10. #10 Craig Thomas
    January 11, 2017

    ” there are still 2-3 billion people living well below what you describe,”
    The average life expectancy in China is 77.
    The average life expectancy in India is 68.

    The reason scientists are generically entitled to respect is the same reason teachers are: the product of their activity is not primarily the monetary reward.

    Although I have a generic request for operators of heavy machinery, at the forefront of my mind when it comes to miners and garbage collectors is the though, “you poor bugger, how did your life turn out like that”.

  11. #11 Wow
    January 11, 2017

    Were lives saved by the Davey lamp?

    How much more could coalworkers get to when the steam engine could drain out the water?

    Did the coalminer do it?

    Why should the scientist or engineer that worked out how to save their lives and keep their jobs be dismissed as less than them?

    SL you dismiss the efforts of others because you don’t see them as “manly”.

    This is not a good way of thinking about things.

  12. #12 Sinisa Lazarek
    January 12, 2017

    I am not dismissing anyone. Quite the contrary, my main objection to OP is the request for “tremendous respect” for anyone with a job in science as opposed to what I assume would be the rest. Why?

    So I should have had i.e. a tremendous respect for my chemistry teacher but just plain ol’ respect for my arts teacher.. just because of their professional choices and interests? That sound very elitist IMO.

    Respect is earned with the quality or achievements in what you do. If you’re really good at what you do, you ought get tremendous respect. Weather you make wooden furniture, milk cows, cure disease, do math, program video games etc.. all jobs matter. I don’t see the rationale of someone getting extra credit, treatment and huge respect just because he likes minerals, while the other person likes to write poems i.e.

  13. #13 Wow
    January 12, 2017

    “I am not dismissing anyone. ”

    Then why the complaining you did in #3?

    Look, for all the BS about “Chairperson”, there’s one good thing to come from discussing it: when you say “Chairman” are you thinking of a male person, or the position? If it’s the former, then you’re slightly unconsciously sexist at least.

    The scientific method is recognition that the easiest people to fool are ourselves,and we want a good image of ourselves.

  14. #14 Sinisa Lazarek
    January 12, 2017

    purely position. i haven’t mentioned gender anywhere.

  15. #15 Wow
    January 12, 2017

    Damn. Posted to the wrong thread. Copied here:

    SL, you didn’t want scientists to be placed where you think coalminers should be.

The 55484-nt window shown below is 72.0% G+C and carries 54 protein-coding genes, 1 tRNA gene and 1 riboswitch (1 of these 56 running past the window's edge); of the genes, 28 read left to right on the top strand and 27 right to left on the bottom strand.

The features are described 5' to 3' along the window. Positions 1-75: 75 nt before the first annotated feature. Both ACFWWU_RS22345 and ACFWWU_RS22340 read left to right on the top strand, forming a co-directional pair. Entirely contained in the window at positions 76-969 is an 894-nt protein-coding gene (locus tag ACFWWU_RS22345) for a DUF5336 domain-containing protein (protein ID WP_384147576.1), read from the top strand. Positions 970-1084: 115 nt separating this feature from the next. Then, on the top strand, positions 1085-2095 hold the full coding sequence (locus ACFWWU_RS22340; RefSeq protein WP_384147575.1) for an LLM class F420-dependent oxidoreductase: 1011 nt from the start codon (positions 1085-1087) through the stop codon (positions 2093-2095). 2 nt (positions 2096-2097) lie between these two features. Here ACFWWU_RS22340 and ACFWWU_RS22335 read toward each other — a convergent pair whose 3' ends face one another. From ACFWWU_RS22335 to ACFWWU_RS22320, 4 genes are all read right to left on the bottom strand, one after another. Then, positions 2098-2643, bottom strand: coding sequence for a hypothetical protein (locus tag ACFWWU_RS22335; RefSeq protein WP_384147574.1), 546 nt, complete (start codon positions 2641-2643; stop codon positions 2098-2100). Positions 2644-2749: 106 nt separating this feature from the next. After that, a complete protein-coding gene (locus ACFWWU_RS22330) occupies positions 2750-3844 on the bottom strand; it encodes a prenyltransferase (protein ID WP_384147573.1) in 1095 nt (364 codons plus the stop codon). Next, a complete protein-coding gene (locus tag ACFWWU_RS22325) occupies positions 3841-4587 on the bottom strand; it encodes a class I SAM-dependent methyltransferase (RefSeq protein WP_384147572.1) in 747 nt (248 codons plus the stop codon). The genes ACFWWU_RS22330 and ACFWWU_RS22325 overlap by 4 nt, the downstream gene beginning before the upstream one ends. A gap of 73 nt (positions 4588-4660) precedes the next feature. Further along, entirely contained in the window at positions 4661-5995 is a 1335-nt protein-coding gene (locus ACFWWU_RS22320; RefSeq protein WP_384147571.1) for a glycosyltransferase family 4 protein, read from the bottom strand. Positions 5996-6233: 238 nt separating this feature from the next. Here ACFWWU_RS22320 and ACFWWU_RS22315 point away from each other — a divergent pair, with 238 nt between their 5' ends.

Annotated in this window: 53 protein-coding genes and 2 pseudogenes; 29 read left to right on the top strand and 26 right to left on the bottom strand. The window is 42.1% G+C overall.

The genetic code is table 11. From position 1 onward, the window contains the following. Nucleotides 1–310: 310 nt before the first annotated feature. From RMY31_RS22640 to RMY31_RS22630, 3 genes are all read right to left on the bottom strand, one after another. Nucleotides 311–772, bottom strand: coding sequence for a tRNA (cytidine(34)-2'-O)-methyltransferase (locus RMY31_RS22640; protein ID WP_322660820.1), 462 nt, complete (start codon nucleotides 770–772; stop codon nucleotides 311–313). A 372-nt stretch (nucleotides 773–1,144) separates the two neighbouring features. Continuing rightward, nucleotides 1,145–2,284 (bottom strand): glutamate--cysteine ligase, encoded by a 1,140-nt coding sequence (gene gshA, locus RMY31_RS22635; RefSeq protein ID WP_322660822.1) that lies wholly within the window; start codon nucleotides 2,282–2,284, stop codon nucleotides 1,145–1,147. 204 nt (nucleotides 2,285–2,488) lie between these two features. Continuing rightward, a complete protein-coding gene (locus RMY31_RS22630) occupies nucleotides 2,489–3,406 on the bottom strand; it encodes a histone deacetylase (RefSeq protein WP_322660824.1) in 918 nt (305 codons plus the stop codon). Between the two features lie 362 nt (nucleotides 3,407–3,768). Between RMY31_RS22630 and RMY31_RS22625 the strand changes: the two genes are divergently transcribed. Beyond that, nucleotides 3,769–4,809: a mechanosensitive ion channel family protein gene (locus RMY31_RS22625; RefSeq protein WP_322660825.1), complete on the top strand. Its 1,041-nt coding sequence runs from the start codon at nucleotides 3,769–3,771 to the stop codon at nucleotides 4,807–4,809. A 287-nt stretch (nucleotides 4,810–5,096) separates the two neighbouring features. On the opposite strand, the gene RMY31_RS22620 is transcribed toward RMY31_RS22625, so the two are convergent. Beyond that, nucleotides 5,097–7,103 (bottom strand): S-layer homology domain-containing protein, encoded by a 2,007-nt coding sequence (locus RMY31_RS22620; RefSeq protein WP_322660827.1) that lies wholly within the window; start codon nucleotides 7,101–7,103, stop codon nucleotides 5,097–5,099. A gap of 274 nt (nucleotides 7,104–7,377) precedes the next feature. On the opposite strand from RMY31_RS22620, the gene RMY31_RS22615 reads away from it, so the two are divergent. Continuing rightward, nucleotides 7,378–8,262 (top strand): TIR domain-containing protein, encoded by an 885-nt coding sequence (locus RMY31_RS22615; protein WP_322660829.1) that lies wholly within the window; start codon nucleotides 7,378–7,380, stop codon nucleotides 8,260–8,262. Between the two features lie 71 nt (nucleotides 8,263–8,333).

Why?

    1) coalminers work physically hard. BUT
    – machinery does most of the hard work.
    – you’re elevating “manly” physical effort as the marker for “worthy”
    – You don’t need to work 7 years or more to become a coalminer
    – We pay them as much as someone senior in ecology. Don’t get me started about the pay of postgrads working for them…

    2) They risk their lives. BUT
    – New York taxi drivers risk their lives more than any other group. You’re not putting them ahead of police, never mind the coal miner. And they don’t sweat at their labour. Pfeh! What are THEY worth, eh?
    – Who says scientists aren’t risking their lives:

    http://www.bbc.co.uk/news/uk-scotland-tayside-central-37774048

    If you think it’s all steak and gravy for scientists, that they all sit safe behind a desk, go and join up to help a geology group at university, or an ecological expedition.

    Hell, watch the behind-the-scenes footage of David Attenborough’s series on life on earth. Look at the lives of people who go to Africa to study Elephants. Australia to study sharks.

    Your ignorance (unwitting, I bet, since I suspect you KNEW that the above was true) is because you don’t think scientists are worthy of respect,you look down on their efforts, don’t consider what they ACTUALLY HAVE TO DO when they’re not sitting in a lecture theatre and teaching the next set of scientists to be told they’re worth less than a coal miner by someone who has never had to run a field expedition for 9 months, with all of that time having to negotiate the necessary funds to extend to another 9 months next year (and for the next five, any of which might get its funding chucked out).

    Try it sometime.

    In short, SL, you have the stereotype and paintall scientists with that single image.

    It;s no different than any other bigotry, racism or sexism.

    You find a comforting archetype then instead of thinking, you plonk that stereotype in wherever you need to think about the topic.